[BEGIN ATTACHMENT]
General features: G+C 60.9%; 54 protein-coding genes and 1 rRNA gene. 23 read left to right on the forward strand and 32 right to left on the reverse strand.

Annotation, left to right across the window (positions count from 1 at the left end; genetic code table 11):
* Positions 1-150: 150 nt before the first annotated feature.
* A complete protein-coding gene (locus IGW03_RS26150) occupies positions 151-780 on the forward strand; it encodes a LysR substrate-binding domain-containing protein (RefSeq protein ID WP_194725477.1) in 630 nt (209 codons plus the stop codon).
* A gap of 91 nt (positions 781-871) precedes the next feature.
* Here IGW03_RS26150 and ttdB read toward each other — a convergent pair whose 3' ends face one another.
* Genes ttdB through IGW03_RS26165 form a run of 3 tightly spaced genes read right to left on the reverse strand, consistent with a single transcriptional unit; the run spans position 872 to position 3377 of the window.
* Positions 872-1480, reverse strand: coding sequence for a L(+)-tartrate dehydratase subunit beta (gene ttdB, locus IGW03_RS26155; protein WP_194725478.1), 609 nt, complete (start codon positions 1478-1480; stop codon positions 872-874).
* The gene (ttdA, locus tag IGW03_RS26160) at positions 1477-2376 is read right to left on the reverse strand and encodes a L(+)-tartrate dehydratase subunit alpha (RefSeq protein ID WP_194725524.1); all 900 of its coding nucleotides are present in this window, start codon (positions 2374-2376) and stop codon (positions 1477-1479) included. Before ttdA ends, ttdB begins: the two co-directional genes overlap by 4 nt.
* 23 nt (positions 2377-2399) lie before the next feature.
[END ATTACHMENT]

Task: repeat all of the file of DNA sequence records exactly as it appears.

General features: G+C 60.9%; 54 protein-coding genes and 1 rRNA gene. 23 read left to right on the forward strand and 32 right to left on the reverse strand.

Annotation, left to right across the window (positions count from 1 at the left end; genetic code table 11):
* Positions 1-150: 150 nt before the first annotated feature.
* A complete protein-coding gene (locus IGW03_RS26150) occupies positions 151-780 on the forward strand; it encodes a LysR substrate-binding domain-containing protein (RefSeq protein ID WP_194725477.1) in 630 nt (209 codons plus the stop codon).
* A gap of 91 nt (positions 781-871) precedes the next feature.
* Here IGW03_RS26150 and ttdB read toward each other — a convergent pair whose 3' ends face one another.
* Genes ttdB through IGW03_RS26165 form a run of 3 tightly spaced genes read right to left on the reverse strand, consistent with a single transcriptional unit; the run spans position 872 to position 3377 of the window.
* Positions 872-1480, reverse strand: coding sequence for a L(+)-tartrate dehydratase subunit beta (gene ttdB, locus IGW03_RS26155; protein WP_194725478.1), 609 nt, complete (start codon positions 1478-1480; stop codon positions 872-874).
* The gene (ttdA, locus tag IGW03_RS26160) at positions 1477-2376 is read right to left on the reverse strand and encodes a L(+)-tartrate dehydratase subunit alpha (RefSeq protein ID WP_194725524.1); all 900 of its coding nucleotides are present in this window, start codon (positions 2374-2376) and stop codon (positions 1477-1479) included. Before ttdA ends, ttdB begins: the two co-directional genes overlap by 4 nt.
* 23 nt (positions 2377-2399) lie before the next feature.